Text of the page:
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Oklahoma Cave Crayfish

Oklahoma Cave Crayfish.  Photo by Dante Fenolio
Dante Fenolio

State Endangered


This is a small crayfish that averages no more than three inches in length with a white or colorless appearance. It has no external eyes, thin pinchers and legs.

The species is most at risk from groundwater pollution, which causes habitat degradation by reducing water quality. Direct disturbance of cave habitats by humans is another threat.


No more than three inches in length.


This crayfish is found only in the shallow groundwater aquifer underneath portions of the Spavinaw and Saline Creek watersheds in southern Delaware County. Considered a state endemic species, it is known from just three cave systems and has never been found outside of Oklahoma. Its current distribution appears to be the same as its historic range. This species co-occurs with the federally-threatened Ozark cavefish. The Oklahoma cave crayfish occurs in subterranean pools and streams in the limestone caves of the Ozark highlands.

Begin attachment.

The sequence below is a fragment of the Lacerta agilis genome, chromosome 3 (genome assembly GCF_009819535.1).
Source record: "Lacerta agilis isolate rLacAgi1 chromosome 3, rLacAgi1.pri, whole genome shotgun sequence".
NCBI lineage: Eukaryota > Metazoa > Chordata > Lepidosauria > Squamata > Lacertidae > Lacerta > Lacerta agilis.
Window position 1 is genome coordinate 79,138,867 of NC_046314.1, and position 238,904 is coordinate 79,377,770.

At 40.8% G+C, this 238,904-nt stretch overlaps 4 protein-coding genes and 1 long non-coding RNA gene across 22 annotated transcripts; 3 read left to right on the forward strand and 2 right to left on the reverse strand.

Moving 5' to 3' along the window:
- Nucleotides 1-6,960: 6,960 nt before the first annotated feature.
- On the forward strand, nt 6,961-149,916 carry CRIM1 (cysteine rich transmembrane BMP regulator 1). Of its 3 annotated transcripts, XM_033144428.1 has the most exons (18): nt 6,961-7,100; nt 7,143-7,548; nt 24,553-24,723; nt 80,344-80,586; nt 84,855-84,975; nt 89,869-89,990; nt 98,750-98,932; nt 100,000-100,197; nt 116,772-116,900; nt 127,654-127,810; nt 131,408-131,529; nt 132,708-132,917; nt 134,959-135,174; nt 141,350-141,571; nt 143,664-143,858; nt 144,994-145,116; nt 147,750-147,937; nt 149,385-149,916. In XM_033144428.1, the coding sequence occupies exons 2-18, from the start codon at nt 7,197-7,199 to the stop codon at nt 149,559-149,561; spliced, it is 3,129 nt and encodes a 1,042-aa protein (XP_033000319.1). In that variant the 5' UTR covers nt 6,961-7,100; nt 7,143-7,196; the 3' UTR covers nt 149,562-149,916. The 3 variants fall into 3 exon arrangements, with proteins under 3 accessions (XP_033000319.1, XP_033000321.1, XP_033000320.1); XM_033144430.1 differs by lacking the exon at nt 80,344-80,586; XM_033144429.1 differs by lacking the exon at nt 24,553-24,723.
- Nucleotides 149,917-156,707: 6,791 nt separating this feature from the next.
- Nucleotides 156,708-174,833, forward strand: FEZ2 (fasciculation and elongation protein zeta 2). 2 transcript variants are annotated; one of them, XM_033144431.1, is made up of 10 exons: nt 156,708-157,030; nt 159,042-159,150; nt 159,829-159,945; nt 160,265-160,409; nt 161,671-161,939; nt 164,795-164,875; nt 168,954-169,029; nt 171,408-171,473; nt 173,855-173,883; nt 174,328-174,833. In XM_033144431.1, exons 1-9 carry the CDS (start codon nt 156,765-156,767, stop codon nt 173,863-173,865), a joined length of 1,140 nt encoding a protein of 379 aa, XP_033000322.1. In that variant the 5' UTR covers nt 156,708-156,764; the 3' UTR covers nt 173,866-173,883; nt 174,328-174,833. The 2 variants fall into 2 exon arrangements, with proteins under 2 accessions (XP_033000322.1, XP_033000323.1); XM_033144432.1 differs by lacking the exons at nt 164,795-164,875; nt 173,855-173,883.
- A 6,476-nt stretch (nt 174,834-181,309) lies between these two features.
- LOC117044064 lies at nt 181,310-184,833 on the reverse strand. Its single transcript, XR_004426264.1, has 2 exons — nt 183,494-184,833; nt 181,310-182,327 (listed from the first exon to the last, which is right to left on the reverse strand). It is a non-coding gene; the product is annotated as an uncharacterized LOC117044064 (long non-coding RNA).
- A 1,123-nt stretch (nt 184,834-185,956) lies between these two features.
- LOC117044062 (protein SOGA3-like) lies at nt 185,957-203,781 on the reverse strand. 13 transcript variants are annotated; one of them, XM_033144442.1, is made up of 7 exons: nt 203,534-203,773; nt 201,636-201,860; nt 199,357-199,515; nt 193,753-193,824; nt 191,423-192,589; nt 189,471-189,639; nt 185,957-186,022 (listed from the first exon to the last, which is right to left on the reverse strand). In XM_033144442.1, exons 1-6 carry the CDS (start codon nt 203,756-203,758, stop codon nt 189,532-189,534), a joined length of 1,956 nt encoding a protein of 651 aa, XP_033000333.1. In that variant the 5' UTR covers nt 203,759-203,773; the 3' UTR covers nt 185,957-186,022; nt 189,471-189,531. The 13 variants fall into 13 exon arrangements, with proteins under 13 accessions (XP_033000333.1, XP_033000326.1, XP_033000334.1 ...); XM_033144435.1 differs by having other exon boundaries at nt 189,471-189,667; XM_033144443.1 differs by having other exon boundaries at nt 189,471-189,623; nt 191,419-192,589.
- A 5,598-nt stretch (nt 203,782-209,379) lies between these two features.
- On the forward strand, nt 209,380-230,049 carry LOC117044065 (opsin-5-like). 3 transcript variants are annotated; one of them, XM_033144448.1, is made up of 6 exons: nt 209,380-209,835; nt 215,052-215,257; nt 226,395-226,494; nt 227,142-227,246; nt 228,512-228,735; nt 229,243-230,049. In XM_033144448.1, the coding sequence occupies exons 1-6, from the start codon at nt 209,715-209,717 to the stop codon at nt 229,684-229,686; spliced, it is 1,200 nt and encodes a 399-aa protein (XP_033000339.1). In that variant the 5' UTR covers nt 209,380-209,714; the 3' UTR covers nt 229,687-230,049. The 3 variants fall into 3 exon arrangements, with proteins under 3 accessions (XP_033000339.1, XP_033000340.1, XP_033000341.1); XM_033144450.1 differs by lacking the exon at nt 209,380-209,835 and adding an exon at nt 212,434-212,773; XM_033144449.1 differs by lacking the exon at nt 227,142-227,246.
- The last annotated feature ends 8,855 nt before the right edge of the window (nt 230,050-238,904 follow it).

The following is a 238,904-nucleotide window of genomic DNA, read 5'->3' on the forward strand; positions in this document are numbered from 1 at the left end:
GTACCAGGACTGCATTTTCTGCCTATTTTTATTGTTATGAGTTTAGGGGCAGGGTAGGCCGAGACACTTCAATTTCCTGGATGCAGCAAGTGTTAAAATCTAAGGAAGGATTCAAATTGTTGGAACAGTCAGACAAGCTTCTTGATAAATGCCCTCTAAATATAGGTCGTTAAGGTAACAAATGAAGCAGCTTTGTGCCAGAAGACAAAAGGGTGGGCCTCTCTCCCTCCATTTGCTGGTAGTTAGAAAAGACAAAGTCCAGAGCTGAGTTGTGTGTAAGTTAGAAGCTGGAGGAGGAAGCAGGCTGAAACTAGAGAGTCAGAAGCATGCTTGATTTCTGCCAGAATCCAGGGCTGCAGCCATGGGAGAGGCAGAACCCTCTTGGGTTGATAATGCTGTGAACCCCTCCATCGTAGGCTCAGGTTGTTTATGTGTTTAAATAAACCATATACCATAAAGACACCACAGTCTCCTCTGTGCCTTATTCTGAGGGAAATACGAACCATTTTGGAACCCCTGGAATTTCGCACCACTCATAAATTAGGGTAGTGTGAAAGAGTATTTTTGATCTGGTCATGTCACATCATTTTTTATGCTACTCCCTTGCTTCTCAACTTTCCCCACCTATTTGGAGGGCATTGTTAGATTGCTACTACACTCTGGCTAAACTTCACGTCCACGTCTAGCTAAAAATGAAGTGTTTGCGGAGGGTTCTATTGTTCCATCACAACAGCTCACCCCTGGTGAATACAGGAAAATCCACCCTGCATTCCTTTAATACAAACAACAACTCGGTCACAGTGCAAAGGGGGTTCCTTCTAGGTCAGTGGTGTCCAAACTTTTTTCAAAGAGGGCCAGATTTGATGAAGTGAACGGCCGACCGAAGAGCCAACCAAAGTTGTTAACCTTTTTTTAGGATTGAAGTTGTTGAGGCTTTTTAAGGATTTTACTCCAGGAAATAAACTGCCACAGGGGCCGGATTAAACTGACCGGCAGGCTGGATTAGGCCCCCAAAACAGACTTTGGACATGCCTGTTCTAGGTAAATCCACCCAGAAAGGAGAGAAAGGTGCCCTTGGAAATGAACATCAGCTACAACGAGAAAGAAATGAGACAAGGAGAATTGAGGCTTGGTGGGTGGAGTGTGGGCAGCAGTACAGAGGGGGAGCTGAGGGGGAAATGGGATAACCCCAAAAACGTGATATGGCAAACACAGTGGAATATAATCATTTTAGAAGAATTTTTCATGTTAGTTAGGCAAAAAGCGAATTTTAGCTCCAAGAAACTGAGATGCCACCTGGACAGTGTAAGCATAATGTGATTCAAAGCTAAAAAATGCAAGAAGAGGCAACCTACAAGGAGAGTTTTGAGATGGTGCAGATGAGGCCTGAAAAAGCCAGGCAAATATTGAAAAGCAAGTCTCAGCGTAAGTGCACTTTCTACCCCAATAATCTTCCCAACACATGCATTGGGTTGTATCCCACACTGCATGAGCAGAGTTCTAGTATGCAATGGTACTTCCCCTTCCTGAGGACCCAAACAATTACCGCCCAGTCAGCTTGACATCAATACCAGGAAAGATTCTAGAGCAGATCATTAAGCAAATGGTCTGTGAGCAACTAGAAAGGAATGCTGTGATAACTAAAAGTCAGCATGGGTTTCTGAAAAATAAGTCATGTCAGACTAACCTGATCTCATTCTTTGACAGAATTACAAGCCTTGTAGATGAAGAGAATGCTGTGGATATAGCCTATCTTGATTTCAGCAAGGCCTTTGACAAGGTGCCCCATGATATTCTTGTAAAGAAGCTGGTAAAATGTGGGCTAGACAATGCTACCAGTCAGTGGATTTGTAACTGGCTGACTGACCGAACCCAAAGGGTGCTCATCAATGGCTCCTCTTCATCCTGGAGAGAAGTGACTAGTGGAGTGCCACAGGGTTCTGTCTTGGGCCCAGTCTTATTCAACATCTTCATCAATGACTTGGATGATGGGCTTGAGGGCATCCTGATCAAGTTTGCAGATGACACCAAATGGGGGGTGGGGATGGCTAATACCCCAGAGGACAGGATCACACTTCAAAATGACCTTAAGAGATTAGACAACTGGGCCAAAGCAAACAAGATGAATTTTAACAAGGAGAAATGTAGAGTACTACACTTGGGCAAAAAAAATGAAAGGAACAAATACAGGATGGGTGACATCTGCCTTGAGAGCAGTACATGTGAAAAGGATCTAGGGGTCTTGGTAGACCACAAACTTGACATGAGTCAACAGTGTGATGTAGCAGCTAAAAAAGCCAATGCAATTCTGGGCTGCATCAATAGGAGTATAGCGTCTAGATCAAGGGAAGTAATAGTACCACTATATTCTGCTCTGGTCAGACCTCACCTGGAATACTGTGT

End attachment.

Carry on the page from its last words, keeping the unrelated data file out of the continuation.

Life Cycle

As with other crayfish, this species is likely an opportunistic feeder, consuming both plant and animal matter that has come to lie on the floor of underground streams. Like many other cave organisms, it has adapted to conditions with no light and uses other sensory organs to survive and locate prey. The reproductive habits of this crayfish are unknown.

Explore more Oklahoma Invertebrates

Neosho mucket.  Photo by Chris Barnhart/Missouri State University
Photo by: Chris Barnhart/MSU
Rabbitsfoot.  Photo by Matthew Patterson/USFWS
Photo by: Matthew Patterson/USFWS
Oklahoma Cave Crayfish.  Photo by Dante Fenolio
Photo by: Dante Fenolio